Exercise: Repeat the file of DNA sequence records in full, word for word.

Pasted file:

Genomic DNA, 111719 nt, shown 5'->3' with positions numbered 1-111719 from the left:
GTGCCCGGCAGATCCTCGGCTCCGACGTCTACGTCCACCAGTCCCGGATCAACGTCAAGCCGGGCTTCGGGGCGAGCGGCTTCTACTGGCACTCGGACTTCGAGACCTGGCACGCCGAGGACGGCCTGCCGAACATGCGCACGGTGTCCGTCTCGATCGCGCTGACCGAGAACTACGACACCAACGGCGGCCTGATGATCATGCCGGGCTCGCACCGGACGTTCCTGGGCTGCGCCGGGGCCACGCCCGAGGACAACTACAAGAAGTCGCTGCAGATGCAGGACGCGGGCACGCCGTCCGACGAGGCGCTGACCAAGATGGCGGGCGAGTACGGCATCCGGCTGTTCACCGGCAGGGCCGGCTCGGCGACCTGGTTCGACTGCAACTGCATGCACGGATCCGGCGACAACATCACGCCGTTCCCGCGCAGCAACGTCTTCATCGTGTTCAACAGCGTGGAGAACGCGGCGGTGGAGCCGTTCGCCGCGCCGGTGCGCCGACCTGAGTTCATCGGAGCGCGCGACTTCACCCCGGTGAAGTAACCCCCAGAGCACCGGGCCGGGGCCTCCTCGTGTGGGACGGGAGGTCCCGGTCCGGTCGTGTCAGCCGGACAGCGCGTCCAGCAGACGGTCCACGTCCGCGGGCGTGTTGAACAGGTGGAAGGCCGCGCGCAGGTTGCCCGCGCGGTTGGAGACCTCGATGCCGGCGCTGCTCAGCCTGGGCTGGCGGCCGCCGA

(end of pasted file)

Genomic DNA, 111719 nt, shown 5'->3' with positions numbered 1-111719 from the left:
GTGCCCGGCAGATCCTCGGCTCCGACGTCTACGTCCACCAGTCCCGGATCAACGTCAAGCCGGGCTTCGGGGCGAGCGGCTTCTACTGGCACTCGGACTTCGAGACCTGGCACGCCGAGGACGGCCTGCCGAACATGCGCACGGTGTCCGTCTCGATCGCGCTGACCGAGAACTACGACACCAACGGCGGCCTGATGATCATGCCGGGCTCGCACCGGACGTTCCTGGGCTGCGCCGGGGCCACGCCCGAGGACAACTACAAGAAGTCGCTGCAGATGCAGGACGCGGGCACGCCGTCCGACGAGGCGCTGACCAAGATGGCGGGCGAGTACGGCATCCGGCTGTTCACCGGCAGGGCCGGCTCGGCGACCTGGTTCGACTGCAACTGCATGCACGGATCCGGCGACAACATCACGCCGTTCCCGCGCAGCAACGTCTTCATCGTGTTCAACAGCGTGGAGAACGCGGCGGTGGAGCCGTTCGCCGCGCCGGTGCGCCGACCTGAGTTCATCGGAGCGCGCGACTTCACCCCGGTGAAGTAACCCCCAGAGCACCGGGCCGGGGCCTCCTCGTGTGGGACGGGAGGTCCCGGTCCGGTCGTGTCAGCCGGACAGCGCGTCCAGCAGACGGTCCACGTCCGCGGGCGTGTTGAACAGGTGGAAGGCCGCGCGCAGGTTGCCCGCGCGGTTGGAGACCTCGATGCCGGCGCTGCTCAGCCTGGGCTGGCGGCCGCCGA